In the opening verses of this chapter, we behold the Lord Jesus and His little band of disciples in their boat, drawing close and landing upon the seashore after that miraculous calming of the stormy gale that they had experienced that night. And the first sight that met their eyes was a wild man running toward them on the shore – a man fearful to behold, who was possessed by an uncontrollable demon and did unusual and self-destructive things.
Jesus Christ came into this world to save lost and ruined humanity. His great objective was to deliver us out of the power of Satan; but He offers no mercy to those evil angels who had rebelled against Him in heaven, and who are now striving with Him for the sovereignty over mankind. With this in view, it was natural enough for the evil spirit that controlled this man to cry out, “What have I to do with thee, Jesus, thou Son of the Most High God?” This demon had no hope in Christ; therefore, he only desired to be left alone. But let us now put the same question to ourselves, and see how we can answer it. “What have I to do with Jesus?” O that your reply, dear brother or sister, might be this: “I have everything to do with Him! He is my All in all, and my only hope. He is the Rock upon which I build for all eternity; He is the source of my present comfort, as well as of my future joy.” Can we say this? O that we may never view Christ as the demon did on the shores of the Sea of Galilee – as a tormentor, and not as a Savior. Those whom Satan has bound in his wretched captivity entertain awful views of Christ because they love the present world and its sinful pleasures, and they have no mind to renounce those things which are contrary to God’s will. Hence they try to put away all thoughts of Christ, because the thought of a rejected Savior is only a torment to them. If such is the case with any of us, may God open our eyes to see the danger before it is too late; for He is even now willing to save all who come unto Him with repentance and faith!
The legion of devils that held this poor man in bondage were intent on destruction, and so they begged Jesus to at least be allowed to go into a great herd of swine. These wicked spirits hoped that the destruction of the swine would arouse hatred in the minds of their owners toward Christ, for the love of worldly profit and the love of the Savior can never go together. And that is exactly what happened. The Gadarenes would not rejoice in the fact that the devil had been turned out of this poor man. Why? Because they were angry at the loss of their pigs. At the same time that Christ showed His miraculous power, He effected the destruction of the source of their unlawfully-gotten gains. Hence they begged Him to depart from them.
This poor man was miraculously released by Jesus from the power of Satan, and it was only natural for him to wish to abide with his merciful Deliverer; but for that time, Jesus desired him to show his love in another way. It is the same way with us. Christ has work for His people to do on earth, and He says to us – as He said to the man whom He had cured – “Go home to thy friends and tell them how great things the Lord hath done for thee!”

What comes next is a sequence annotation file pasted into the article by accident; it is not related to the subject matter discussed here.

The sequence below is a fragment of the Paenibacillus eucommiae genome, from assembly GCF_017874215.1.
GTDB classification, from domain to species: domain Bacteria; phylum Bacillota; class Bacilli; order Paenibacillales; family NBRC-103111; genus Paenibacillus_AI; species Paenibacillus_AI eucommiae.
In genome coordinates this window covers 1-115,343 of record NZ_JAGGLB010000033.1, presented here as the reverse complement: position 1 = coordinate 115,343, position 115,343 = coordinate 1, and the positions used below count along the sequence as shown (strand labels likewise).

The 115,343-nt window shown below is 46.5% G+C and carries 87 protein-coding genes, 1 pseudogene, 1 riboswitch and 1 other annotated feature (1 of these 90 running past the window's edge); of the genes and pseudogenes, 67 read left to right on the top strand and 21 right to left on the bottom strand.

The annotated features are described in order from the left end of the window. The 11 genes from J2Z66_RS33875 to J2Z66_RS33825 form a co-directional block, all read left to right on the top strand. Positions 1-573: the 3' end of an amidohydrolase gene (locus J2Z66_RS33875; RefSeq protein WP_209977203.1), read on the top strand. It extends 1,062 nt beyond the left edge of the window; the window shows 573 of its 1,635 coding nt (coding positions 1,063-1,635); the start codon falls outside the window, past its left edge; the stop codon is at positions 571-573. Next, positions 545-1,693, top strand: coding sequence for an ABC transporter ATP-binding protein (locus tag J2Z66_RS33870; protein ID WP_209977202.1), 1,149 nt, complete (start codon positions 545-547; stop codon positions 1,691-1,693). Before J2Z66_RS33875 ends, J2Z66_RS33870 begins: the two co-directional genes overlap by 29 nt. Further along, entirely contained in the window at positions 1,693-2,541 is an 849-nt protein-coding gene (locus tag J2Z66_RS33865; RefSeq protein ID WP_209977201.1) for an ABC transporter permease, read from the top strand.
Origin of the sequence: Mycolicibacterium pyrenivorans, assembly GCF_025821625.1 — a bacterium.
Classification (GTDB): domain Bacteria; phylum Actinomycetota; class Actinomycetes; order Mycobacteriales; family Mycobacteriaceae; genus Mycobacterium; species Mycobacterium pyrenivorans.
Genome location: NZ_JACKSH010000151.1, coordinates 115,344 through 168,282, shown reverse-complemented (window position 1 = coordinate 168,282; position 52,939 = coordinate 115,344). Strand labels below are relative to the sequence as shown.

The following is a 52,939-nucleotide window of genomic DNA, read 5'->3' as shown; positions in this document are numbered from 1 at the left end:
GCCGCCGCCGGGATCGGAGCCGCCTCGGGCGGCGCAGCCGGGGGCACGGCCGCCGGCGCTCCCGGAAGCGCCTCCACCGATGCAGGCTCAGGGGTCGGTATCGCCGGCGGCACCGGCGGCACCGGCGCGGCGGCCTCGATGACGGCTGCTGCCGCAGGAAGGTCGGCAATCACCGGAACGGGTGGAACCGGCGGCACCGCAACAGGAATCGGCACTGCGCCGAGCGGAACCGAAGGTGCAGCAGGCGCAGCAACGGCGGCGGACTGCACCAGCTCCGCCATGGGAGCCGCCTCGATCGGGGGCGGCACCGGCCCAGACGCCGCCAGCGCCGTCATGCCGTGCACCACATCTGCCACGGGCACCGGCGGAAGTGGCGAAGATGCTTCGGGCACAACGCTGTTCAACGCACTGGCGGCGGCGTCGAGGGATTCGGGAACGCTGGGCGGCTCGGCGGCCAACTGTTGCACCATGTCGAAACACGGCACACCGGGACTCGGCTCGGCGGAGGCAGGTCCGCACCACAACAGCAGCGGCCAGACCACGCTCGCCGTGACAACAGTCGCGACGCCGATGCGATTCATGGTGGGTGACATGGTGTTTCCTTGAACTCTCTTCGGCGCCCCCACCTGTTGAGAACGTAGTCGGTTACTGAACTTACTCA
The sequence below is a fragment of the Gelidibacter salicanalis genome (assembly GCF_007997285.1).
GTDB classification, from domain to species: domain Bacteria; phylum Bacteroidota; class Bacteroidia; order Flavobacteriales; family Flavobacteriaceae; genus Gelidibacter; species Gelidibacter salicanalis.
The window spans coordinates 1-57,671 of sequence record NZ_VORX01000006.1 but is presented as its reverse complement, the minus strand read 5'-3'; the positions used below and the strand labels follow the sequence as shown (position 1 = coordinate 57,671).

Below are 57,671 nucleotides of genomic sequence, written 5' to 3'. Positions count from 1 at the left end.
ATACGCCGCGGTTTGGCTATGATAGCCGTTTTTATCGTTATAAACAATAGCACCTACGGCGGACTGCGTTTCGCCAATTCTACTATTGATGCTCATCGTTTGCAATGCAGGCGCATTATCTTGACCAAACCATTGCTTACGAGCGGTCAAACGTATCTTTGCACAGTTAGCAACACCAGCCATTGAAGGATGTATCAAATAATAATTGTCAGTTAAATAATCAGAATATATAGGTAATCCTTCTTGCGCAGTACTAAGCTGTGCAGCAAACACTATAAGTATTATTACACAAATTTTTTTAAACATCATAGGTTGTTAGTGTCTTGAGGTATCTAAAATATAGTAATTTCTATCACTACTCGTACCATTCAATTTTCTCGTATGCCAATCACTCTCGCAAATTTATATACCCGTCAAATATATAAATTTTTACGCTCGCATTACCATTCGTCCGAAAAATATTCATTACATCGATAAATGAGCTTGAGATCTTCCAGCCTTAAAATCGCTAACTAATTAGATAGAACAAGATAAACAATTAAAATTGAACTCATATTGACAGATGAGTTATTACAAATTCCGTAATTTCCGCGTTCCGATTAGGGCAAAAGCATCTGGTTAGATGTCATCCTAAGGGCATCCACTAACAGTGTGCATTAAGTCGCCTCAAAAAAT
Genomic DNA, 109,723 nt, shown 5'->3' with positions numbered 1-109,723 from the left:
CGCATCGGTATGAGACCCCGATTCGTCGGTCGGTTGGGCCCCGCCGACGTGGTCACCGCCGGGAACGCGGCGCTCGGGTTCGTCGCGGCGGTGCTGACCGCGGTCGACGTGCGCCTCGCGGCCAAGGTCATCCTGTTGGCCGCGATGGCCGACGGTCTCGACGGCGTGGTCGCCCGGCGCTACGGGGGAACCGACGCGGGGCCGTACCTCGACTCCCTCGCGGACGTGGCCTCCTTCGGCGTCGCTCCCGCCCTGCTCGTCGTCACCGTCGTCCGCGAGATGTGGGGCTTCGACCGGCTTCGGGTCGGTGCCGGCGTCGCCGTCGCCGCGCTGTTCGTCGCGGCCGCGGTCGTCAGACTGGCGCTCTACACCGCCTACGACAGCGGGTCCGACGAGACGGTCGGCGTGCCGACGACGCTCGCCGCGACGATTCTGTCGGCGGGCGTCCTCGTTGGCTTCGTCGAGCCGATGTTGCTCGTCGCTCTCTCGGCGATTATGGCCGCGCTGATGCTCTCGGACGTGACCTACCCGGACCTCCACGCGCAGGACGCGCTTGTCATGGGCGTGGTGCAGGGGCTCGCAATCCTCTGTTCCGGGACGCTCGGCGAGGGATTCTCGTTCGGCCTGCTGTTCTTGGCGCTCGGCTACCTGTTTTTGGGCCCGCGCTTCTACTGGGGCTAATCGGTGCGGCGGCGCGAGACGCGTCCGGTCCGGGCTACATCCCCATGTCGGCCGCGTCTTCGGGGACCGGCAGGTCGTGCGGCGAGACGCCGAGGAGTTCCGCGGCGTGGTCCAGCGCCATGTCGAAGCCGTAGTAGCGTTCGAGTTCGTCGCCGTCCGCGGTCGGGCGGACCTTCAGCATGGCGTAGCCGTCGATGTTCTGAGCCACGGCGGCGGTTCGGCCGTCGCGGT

In the history of the poor afflicted woman who touched the hem of Jesus’ robe, there is much instruction. For one thing, we see the vanity of all human help; for having spent all that she had upon her doctors, she was no better – but rather, she grew worse. The same is the case with our sinful souls. Despite all our own exertions, we shall not be bettered in any way; but rather, we shall grow worse unless we come to Christ! And we ought to observe that while many people followed Christ and thronged Him, it was upon this one woman alone that virtue went out of Him. So also, while many may gather to hear the preaching of the Gospel, Christ’s healing virtue only goes forth to those who approach Him as she did – with the touch of humble faith.
Jesus was on His way to heal the daughter of Jairus when this afflicted woman was healed. After that miracle, however, persons from Jairus’ house met him with some sad news. “Thy daughter is dead,” they told him; “why troubles thou the Master any further?” Now that last part of the sentence was the language of unbelief; and it represents the state of mind of many persons among us who occasionally make faint attempts to profit by the mercy which is offered to mankind through Jesus Christ, but they fall into temptations and despair. But instead of giving heed to the voice of despair, let such persons hear what Jesus says: “Be not afraid, only believe!” (verse 36) He is the Resurrection and the Life, in regard to both the soul and the body. Just as He raised the body of Jairus’ daughter from death; so also, He can raise to immortal life the soul that is dead in trespasses and sins.
But mark this: after Jesus had restored the life of the young girl, He did not wish her parents to suppose that she was to continue alive without using the proper means; He commanded that something should be given her to eat. Similarly, although we must trust wholly and entirely upon Christ for the life of our souls; we are not, therefore, to neglect the use of means. On the contrary, if Jesus has raised our souls from death to life, it is our business to feed upon the spiritual provision which He has made for us, and to walk in all the ways of holiness – as a proof of His grace and mercy to us. Then we may believe that when He shall return the second time, we shall appear with Him in glory!
Lord, we confess that our whole human nature has been reduced to a desperate state by the Fall, for thereby we have sold ourselves to be governed and dominated by the power of the devil. But we thank You for mercifully coming to us and driving the devil out of our hearts and lives! Amen.
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